Evaluation of a School-Based, Teen-Focused, Asthma Intervention: Results from Participatory Research
Perritt, R. L. (2005, December). Evaluation of a School-Based, Teen-Focused, Asthma Intervention: Results from Participatory Research. Presented at American Public Health Association Annual Meeting, Philadelphia, PA.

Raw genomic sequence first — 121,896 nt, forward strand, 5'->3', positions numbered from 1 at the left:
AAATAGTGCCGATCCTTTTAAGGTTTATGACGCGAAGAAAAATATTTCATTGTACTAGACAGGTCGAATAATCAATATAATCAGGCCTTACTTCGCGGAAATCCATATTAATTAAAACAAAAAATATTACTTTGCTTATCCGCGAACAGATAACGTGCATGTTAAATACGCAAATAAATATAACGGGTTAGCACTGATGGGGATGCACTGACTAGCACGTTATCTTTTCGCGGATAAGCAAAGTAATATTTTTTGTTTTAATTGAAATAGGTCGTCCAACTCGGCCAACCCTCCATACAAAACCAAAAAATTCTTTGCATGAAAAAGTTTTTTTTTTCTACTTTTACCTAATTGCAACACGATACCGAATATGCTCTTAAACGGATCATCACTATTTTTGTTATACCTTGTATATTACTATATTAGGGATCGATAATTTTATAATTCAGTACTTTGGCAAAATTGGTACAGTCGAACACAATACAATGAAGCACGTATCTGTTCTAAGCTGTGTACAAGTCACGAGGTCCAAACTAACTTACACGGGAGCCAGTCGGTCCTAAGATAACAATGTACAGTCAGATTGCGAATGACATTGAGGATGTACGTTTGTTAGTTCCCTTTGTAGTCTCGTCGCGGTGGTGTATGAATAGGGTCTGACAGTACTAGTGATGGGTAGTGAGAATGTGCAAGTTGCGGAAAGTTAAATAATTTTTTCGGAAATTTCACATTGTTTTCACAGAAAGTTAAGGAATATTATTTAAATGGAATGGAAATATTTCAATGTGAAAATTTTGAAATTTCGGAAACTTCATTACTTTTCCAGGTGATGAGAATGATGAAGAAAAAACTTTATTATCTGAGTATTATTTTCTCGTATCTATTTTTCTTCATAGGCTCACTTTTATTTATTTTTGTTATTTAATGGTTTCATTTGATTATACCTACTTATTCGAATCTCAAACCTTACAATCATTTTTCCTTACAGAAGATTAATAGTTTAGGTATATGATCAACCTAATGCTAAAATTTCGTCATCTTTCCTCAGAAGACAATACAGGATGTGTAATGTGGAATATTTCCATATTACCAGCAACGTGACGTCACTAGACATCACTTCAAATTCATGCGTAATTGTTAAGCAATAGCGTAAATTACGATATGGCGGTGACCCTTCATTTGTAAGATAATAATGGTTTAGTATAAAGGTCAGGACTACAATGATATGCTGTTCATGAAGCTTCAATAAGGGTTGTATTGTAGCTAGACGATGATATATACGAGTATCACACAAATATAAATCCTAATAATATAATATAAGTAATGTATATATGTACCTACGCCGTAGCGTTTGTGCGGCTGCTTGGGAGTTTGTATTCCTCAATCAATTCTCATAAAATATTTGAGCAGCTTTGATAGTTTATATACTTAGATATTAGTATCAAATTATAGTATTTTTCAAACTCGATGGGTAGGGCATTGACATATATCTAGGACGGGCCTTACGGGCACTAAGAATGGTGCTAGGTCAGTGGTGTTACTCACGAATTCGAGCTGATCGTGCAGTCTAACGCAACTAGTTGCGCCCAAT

With support from CDC, RTI International conducted an evaluation of Power Breathing, an asthma intervention for adolescents. The evaluation approach followed a four-stage process (groundwork, formalization, implementation, utilization) within a participatory research framework, including components from CDC's Framework for Program Evaluation in Public Health. We employed a quasi-experimental design that utilized matched comparison schools, pre-/post-testing, and mixed-mode data collection. Students were surveyed in school at baseline, post-program, and follow-up. Qualitative data were also collected from school nurses, teachers, and program facilitators to assess the programmatic aspects of the intervention. Intervention students showed greater increase in knowledge (p=.014), more improvement in attitudes about asthma (p=.004), and greater improvement in quality of life (p=.011) from baseline to post-program. Significantly more intervention than control students demonstrated improvement in asthma management behavior, i.e., use of peak flow meter (p=.004) at follow-up. Very positive responses were obtained from the study participants regarding program performance, fidelity, and quality. We will also discuss the role of participatory research principles in school-based research and the implications of the findings on school health practices and policies.